back to article Your mouse can't reach that Excel cell? Buy a 'desk extender' said help desk bluffer

Welcome once more to On-Call, our Friday rummage though readers' recollections of tech support jobs that produced odd endings. This week meet "Wendell" who told us he "worked at a company in the mid-80s, when Windows was just starting to appear." "Of course, the 'executives' insisted on having Microsoft Office, specifically, …

  1. Adam 1 Silver badge

    Wendal has tried to warn us about our ways

    But we don't hear him talk

    Is it his fault when we've gone too far?

    1. choleric

      He should be Arrested and sent for professional Development training.

      1. bobajob12
        Coat

        Says the man in the $6000 suit. Come on!

        1. Old_Moldy

          You're development was arrested!

    2. Inspector71

      Gone too far?....All the way to Tennessee perhaps?

  2. chivo243 Silver badge

    Wendell should have offered

    A mouse pad the size of a golf green...

    1. Anonymous Coward
      Anonymous Coward

      Re: Wendell should have offered

      I tried to use a mouse once, it squeaked "Bad touch!" the moment I fingered it's ball. Dang did he ever get cheesed off...

      1. Dave 126 Silver badge

        Re: Wendell should have offered

        Alternatively, a tread mill for the mouse would have allowed it to reach the left edge of the screen.

        If you don't have a little treadmill, you can place a beachball in a dish of water and place the mouse on top of the ball... by rotating the ball you make the cursor go anywhere you want.

        1. harmjschoonhoven
          Happy

          Re: Wendell should have offered

          Dave 126 reminds me that I had for years a chromium-plated mouse treadmill on my desk. AFAIR, I finally donated it to the owner of a hamster in need of some exercise.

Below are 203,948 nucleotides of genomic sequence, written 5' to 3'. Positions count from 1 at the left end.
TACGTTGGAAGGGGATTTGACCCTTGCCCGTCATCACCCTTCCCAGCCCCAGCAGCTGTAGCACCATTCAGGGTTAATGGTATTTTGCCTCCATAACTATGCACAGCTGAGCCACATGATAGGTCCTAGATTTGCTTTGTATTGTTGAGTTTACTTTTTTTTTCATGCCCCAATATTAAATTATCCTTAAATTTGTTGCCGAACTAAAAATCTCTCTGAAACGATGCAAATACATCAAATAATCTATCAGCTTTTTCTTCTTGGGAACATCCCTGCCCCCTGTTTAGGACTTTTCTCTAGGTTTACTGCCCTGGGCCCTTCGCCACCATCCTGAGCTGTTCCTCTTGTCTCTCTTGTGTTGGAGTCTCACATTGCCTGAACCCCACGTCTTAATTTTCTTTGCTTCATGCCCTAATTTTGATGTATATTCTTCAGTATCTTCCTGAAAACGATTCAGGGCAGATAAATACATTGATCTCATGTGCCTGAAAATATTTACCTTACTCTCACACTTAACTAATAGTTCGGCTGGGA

2. juice Bronze badge

        Re: Wendell should have offered

        Alas, that joke won't mean anything who only started using computers in the last 15 years or so

        I have (un)fond memories of having to delint mouse rollers on a regular basis, especially at university. To paraphrase the old joke about household dust, I was essentially evicting the last prevoius user...

        1. BoldMan

          Re: Wendell should have offered

          Essential pieces of kit for a support person was a heavy-duty paperclip ready to unbend to eject reluctant floppies and the top of a BiC pen with which to clean the ball rollers of a mouse!

          1. Doctor Syntax Silver badge

            Re: Wendell should have offered

            "Essential pieces of kit for a support person was a heavy-duty paperclip ready to unbend to eject reluctant floppies"

            We had an alternative need for a paper clip. An HP tape drive was for some reason "smart" and would "learn" the arcane back and forward movements and currents of air needed to get the end to separate from the rest of the spool, waft it to the take-up spool and attach it there. (Why they didn't just let the operator thread the tape I don't know.) The drive would occasionally get into a state where it would go back and forth with no useful outcome. I suppose it had learned bad habits. There were a couple of contacts on the top of the deck a paper-clip's bread apart that had to be shorted to restart the learning process. Adding this facility always seemed to me to be a case of solving the wrong problem.

      3. MalIlluminated

        Re: Wendell should have offered

        I'm reminded of the IBM "mouse balls" memo

      4. Mark 85 Silver badge
        Coat

        Re: Wendell should have offered

        I tried to use a mouse once, it squeaked "Bad touch!" the moment I fingered it's ball. Dang did he ever get cheesed off...

        Obviously you're not a girl mouse. If you were, it would have purred and yelled for "more! "....

  3. Anonymous Coward
    Anonymous Coward

    This scenario was a dilbert comic strip

    I only mention this because I referenced Scott Adams in a post once and even though he was incidental to the point - which was completely ignored - about a dozen anti-Adams rants followed.

    I'm just curious if this'll bait the ranters again :-D

    1. TonyJ Silver badge

      Re: This scenario was a dilbert comic strip

      This one? http://dilbert.com/strip/1996-12-29

      1. wolfetone Silver badge

        Re: This scenario was a dilbert comic strip

        So, what you're saying is that "Wendel" is actually "Dogbert"?

        We are through the looking glass now people....

      2. 45RPM Silver badge

        Re: This scenario was a dilbert comic strip

        My favourite is this one, from September 26th 2003.

        http://dilbert.com/strip/2003-09-26